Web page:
About 400 people filled the gymnasium at Waterford District High School on Jan. 11 to hear a variety of concerns about cannabis production in Norfolk County.
The information session was organized by south-end Waterford residents Orval Slack and Daphne Bernard Schuyler. The pair have so far amassed 162 signed complaint forms that have been submitted to Norfolk County.
“At the edge of our subdivision, there are some homes that back onto a field,” said Slack, a retired police officer. “In that field is a series of five or six hooped greenhouses.”
Slack said he has no issue with L1 or Part 1 cannabis producers, such as FIGR Norfolk, whose representatives noted their 20,000-square-foot facility in the area of Grigg Drive and Park Road in Simcoe employs 25, has no windows, emits no odours, and is adjacent to established industrial and commercial businesses.
“Any municipality is struggling to find additional business, which result in additional jobs and tax revenues,” Slack said. “Those L1’s will contribute to that without having a negative impact on whoever’s around it.”
Slack, who worked as a police officer for 38 years, does have concerns with L2 producers that are unmonitored, designated cannabis growers.
L2 operations are often established in barns or former greenhouses, and Slack said odour is not the only issue.
“My concern is that it’s the criminal element that being allowed to come into our communities, set up business and not be challenged by anyone,” Slack said.
He cited a police raid in Leamington last year that saw the seizure of thousands of plants, other narcotics, weapons and more than $200,000 in cash.
“The criminals are using legitimate licences from Health Canada to grow marijuana, and are pooling their licences together and growing beyond licensed amounts,” Slack noted.
Deb France lives beside an unmonitored, designated medicinal cannabis grower on the 14th Concession, south of Waterford. While not opposed to marijuana, she has been advocating for production standards, operating procedures and odour controls at L2 operations, with the health and safety of nearby residents in mind.
“There is not a moment in the day that it does not control our thoughts and our energies,” France noted. “The obnoxious odour takes your breath away, you can taste it on your lips, it burns your eyes, penetrates your home and makes you ill.”
France says the question of adverse health effects from the odour won’t be realized until the long term.
“Sadly I fear that my family are the test subjects,” France said emotionally. “I’ve seen my daughter-in-law suffer migraines, my grandchildren coughing and gagging. If this isn’t an adverse effect, I don’t know what is.”
France says the grower near her was authorized to grow 1,356 plants for four prescriptions of 69 grams per day each, which she estimates is 3,450 per cent higher than the national average.
“My family has not opened our windows for over three years, and our cars wreak of the odours,” France said. “But our biggest fear is safety, and last August that fear was realized by an armed robbery on a Sunday afternoon, in close proximity to a multitude of small children.”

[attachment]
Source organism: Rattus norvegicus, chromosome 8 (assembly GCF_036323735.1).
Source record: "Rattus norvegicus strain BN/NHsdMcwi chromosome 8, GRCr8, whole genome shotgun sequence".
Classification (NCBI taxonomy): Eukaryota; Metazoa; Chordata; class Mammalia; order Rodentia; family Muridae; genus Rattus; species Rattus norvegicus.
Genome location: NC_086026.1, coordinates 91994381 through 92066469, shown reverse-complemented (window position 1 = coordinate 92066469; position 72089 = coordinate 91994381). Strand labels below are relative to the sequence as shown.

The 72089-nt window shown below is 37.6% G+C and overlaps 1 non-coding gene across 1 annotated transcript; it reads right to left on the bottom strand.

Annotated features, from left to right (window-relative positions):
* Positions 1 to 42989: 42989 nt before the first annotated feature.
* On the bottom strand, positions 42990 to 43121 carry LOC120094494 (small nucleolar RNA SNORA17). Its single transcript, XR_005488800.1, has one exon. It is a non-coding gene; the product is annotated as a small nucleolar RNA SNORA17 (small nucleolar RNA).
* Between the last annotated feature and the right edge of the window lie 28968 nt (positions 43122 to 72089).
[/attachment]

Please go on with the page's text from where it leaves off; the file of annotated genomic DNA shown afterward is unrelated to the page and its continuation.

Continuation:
A retired banker, France said she is also concerned about deteriorating property values that may lead banks to decline granting or renewing mortgages to homes near unregulated, unmonitored facilities.
Mat Vaughan, principal planner for Norfolk County said people shouldn’t be restricted from growing cannabis for their own medical purposes or consumption, but thinks Health Canada didn’t consider how to regulate the number of plants and relied heavily on doctors giving prescriptions out.
“Doctors are over-prescribing in big ways,” Vaughan said. “The average allotment is two grams per day, but can be as much as 10 to 20 grams per day for cancer patients. What we’re seeing in Norfolk and across Ontario is prescriptions for 100, 150 and 200 grams per day.
The planner says that means hundreds or thousands of plants growing at any given time.
“Five thousand plants will yield 16,000 pounds of cannabis in a year,” Vaughan observes. “It’s pretty clear it’s funnelling into the illicit market.”
Vaughan says he is hopeful the province can create standards around production and guidelines that all municipalities can use to regulate cannabis production.
An undercover detective with the OPP Marijuana Enforcement Unit told the crowd that efforts are being focused on stemming the flow of illegal cannabis being grown for medicinal purposes.
“A $700-million to $1-billion illicit trade remains wide open and active across Ontario with a variety of products not addressed by legislation,” the detective said. “Organized crime remains highly engaged in all aspects of the criminal chain pertaining to illicit cannabis.”
The detective noted that having shut down many storefront businesses and dispensaries, much of the trade has now switched to online sellers.
Slack was pleased with the turnout with Saturday’s information session.
“I think we started a conversation that not only has to happen in the community, but at all three levels of government as well,” Slack said noting that the number of L2 operations in Haldimand-Norfolk has grown to 70, from 38 about a year ago.
“We have to tackle this on a united front, and there is strength in numbers.”